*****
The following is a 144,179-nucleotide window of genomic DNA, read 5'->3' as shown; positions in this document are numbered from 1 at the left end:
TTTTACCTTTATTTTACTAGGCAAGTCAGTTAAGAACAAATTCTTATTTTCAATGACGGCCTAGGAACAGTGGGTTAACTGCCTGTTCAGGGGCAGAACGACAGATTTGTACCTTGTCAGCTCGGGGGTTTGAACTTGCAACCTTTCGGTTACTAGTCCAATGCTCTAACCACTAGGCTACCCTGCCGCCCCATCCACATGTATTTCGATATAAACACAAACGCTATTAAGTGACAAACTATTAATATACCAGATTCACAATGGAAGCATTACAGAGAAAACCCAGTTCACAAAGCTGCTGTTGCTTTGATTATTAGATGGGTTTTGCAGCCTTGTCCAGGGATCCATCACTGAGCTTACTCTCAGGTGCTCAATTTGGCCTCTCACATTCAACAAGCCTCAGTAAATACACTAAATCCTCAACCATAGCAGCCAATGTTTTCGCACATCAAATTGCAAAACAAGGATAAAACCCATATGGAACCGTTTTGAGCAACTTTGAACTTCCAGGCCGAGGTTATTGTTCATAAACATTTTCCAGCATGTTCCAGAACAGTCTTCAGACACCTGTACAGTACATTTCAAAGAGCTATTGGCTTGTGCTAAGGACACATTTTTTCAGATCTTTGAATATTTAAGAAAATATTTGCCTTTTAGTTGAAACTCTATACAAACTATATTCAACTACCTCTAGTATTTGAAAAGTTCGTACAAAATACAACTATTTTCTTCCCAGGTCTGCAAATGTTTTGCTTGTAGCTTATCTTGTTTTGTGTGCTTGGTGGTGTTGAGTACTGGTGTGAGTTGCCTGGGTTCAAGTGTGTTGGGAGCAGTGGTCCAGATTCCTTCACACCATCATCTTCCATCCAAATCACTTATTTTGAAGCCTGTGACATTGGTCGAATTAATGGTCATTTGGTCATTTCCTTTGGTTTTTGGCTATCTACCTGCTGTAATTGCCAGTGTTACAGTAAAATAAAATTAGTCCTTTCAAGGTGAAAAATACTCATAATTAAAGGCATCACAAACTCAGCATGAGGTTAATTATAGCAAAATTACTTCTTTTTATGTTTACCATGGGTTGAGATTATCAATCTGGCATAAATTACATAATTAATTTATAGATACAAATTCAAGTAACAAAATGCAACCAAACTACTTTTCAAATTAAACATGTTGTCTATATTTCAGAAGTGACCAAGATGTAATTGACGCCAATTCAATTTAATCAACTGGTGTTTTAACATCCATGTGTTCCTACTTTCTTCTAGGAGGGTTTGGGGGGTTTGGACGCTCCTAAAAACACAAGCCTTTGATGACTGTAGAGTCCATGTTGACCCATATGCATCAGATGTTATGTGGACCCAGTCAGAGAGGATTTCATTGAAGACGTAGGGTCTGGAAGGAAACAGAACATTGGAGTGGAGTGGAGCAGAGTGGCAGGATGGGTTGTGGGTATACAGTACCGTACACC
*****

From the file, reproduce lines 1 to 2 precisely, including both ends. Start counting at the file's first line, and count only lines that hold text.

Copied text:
The following is a 144,179-nucleotide window of genomic DNA, read 5'->3' as shown; positions in this document are numbered from 1 at the left end:
TTTTACCTTTATTTTACTAGGCAAGTCAGTTAAGAACAAATTCTTATTTTCAATGACGGCCTAGGAACAGTGGGTTAACTGCCTGTTCAGGGGCAGAACGACAGATTTGTACCTTGTCAGCTCGGGGGTTTGAACTTGCAACCTTTCGGTTACTAGTCCAATGCTCTAACCACTAGGCTACCCTGCCGCCCCATCCACATGTATTTCGATATAAACACAAACGCTATTAAGTGACAAACTATTAATATACCAGATTCACAATGGAAGCATTACAGAGAAAACCCAGTTCACAAAGCTGCTGTTGCTTTGATTATTAGATGGGTTTTGCAGCCTTGTCCAGGGATCCATCACTGAGCTTACTCTCAGGTGCTCAATTTGGCCTCTCACATTCAACAAGCCTCAGTAAATACACTAAATCCTCAACCATAGCAGCCAATGTTTTCGCACATCAAATTGCAAAACAAGGATAAAACCCATATGGAACCGTTTTGAGCAACTTTGAACTTCCAGGCCGAGGTTATTGTTCATAAACATTTTCCAGCATGTTCCAGAACAGTCTTCAGACACCTGTACAGTACATTTCAAAGAGCTATTGGCTTGTGCTAAGGACACATTTTTTCAGATCTTTGAATATTTAAGAAAATATTTGCCTTTTAGTTGAAACTCTATACAAACTATATTCAACTACCTCTAGTATTTGAAAAGTTCGTACAAAATACAACTATTTTCTTCCCAGGTCTGCAAATGTTTTGCTTGTAGCTTATCTTGTTTTGTGTGCTTGGTGGTGTTGAGTACTGGTGTGAGTTGCCTGGGTTCAAGTGTGTTGGGAGCAGTGGTCCAGATTCCTTCACACCATCATCTTCCATCCAAATCACTTATTTTGAAGCCTGTGACATTGGTCGAATTAATGGTCATTTGGTCATTTCCTTTGGTTTTTGGCTATCTACCTGCTGTAATTGCCAGTGTTACAGTAAAATAAAATTAGTCCTTTCAAGGTGAAAAATACTCATAATTAAAGGCATCACAAACTCAGCATGAGGTTAATTATAGCAAAATTACTTCTTTTTATGTTTACCATGGGTTGAGATTATCAATCTGGCATAAATTACATAATTAATTTATAGATACAAATTCAAGTAACAAAATGCAACCAAACTACTTTTCAAATTAAACATGTTGTCTATATTTCAGAAGTGACCAAGATGTAATTGACGCCAATTCAATTTAATCAACTGGTGTTTTAACATCCATGTGTTCCTACTTTCTTCTAGGAGGGTTTGGGGGGTTTGGACGCTCCTAAAAACACAAGCCTTTGATGACTGTAGAGTCCATGTTGACCCATATGCATCAGATGTTATGTGGACCCAGTCAGAGAGGATTTCATTGAAGACGTAGGGTCTGGAAGGAAACAGAACATTGGAGTGGAGTGGAGCAGAGTGGCAGGATGGGTTGTGGGTATACAGTACCGTACACC